Budgets are instrumental in management control systems but are prone to gaming behavior that creates slack and limits the effectiveness of budgets. Research suggests, however, that subordinates have preferences for adhering to a social norm of honesty that limits slack in their budgetary reporting. As such, an increased understanding of subordinates’ preferences for honesty can improve participative budgeting systems. We develop and test theory that increases our understanding of the drivers of preferences for honesty. We test the theory that preferences for honesty originate from an individual's desire to avoid negative affect from violating social norms. Further, individuals systematically differ in the intensity with which they experience their negative affective reactions. Those with higher levels of this intensity (negative affect intensity, NAI), experience more negative affect and disutility from violating a norm of honesty. Thus, NAI is predictive of subordinates’ preference for honesty. Experimental results support our theory. Budgetary slack is constrained by preferences for honesty and NAI increases preferences for honesty. As such, preferences for honesty are a stronger informal control for subordinates with higher NAI. We discuss the implications of our theory for contract design and job assignment.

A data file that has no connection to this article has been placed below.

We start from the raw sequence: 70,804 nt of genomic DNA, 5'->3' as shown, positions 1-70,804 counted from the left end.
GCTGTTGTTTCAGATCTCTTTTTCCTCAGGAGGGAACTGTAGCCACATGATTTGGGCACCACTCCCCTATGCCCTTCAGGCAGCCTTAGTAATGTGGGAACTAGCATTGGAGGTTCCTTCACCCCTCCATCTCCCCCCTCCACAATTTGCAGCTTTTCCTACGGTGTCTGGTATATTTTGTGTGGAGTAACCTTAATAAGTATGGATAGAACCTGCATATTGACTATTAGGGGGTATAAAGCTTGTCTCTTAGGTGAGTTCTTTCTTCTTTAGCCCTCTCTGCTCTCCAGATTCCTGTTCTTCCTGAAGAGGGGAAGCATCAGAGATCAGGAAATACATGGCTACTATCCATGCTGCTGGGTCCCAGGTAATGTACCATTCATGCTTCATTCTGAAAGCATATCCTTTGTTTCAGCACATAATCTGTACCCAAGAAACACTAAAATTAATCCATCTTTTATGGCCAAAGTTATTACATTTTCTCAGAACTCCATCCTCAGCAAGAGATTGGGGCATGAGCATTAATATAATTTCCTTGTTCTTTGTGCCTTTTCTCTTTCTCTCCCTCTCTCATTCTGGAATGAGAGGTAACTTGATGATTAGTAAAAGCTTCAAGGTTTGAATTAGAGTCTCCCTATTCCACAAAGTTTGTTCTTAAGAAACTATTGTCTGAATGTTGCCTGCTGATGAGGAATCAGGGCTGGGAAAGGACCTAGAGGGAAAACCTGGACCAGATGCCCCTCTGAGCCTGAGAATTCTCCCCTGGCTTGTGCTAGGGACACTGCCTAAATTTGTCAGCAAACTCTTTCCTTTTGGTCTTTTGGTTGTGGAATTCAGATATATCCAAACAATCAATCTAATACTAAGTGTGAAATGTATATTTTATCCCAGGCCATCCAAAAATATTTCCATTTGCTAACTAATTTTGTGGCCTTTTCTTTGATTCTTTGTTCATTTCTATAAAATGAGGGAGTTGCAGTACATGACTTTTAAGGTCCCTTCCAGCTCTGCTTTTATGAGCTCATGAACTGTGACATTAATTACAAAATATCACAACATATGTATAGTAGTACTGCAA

- Participative budgeting
ASJC Scopus subject areas
- Information Systems and Management